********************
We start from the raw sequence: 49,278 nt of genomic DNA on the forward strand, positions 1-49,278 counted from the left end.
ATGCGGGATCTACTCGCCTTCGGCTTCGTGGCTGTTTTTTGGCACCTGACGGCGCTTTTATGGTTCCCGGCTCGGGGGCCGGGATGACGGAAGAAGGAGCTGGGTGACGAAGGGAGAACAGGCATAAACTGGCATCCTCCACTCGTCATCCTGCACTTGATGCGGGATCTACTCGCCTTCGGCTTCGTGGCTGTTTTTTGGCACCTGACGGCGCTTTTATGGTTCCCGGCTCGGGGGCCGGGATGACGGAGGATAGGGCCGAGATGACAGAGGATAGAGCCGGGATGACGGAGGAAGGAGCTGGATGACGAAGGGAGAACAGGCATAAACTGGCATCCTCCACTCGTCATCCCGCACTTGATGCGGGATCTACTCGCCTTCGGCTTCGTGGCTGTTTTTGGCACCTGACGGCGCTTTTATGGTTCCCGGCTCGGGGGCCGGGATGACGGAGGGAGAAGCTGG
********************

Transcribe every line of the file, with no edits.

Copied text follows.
We start from the raw sequence: 49,278 nt of genomic DNA on the forward strand, positions 1-49,278 counted from the left end.
ATGCGGGATCTACTCGCCTTCGGCTTCGTGGCTGTTTTTTGGCACCTGACGGCGCTTTTATGGTTCCCGGCTCGGGGGCCGGGATGACGGAAGAAGGAGCTGGGTGACGAAGGGAGAACAGGCATAAACTGGCATCCTCCACTCGTCATCCTGCACTTGATGCGGGATCTACTCGCCTTCGGCTTCGTGGCTGTTTTTTGGCACCTGACGGCGCTTTTATGGTTCCCGGCTCGGGGGCCGGGATGACGGAGGATAGGGCCGAGATGACAGAGGATAGAGCCGGGATGACGGAGGAAGGAGCTGGATGACGAAGGGAGAACAGGCATAAACTGGCATCCTCCACTCGTCATCCCGCACTTGATGCGGGATCTACTCGCCTTCGGCTTCGTGGCTGTTTTTGGCACCTGACGGCGCTTTTATGGTTCCCGGCTCGGGGGCCGGGATGACGGAGGGAGAAGCTGG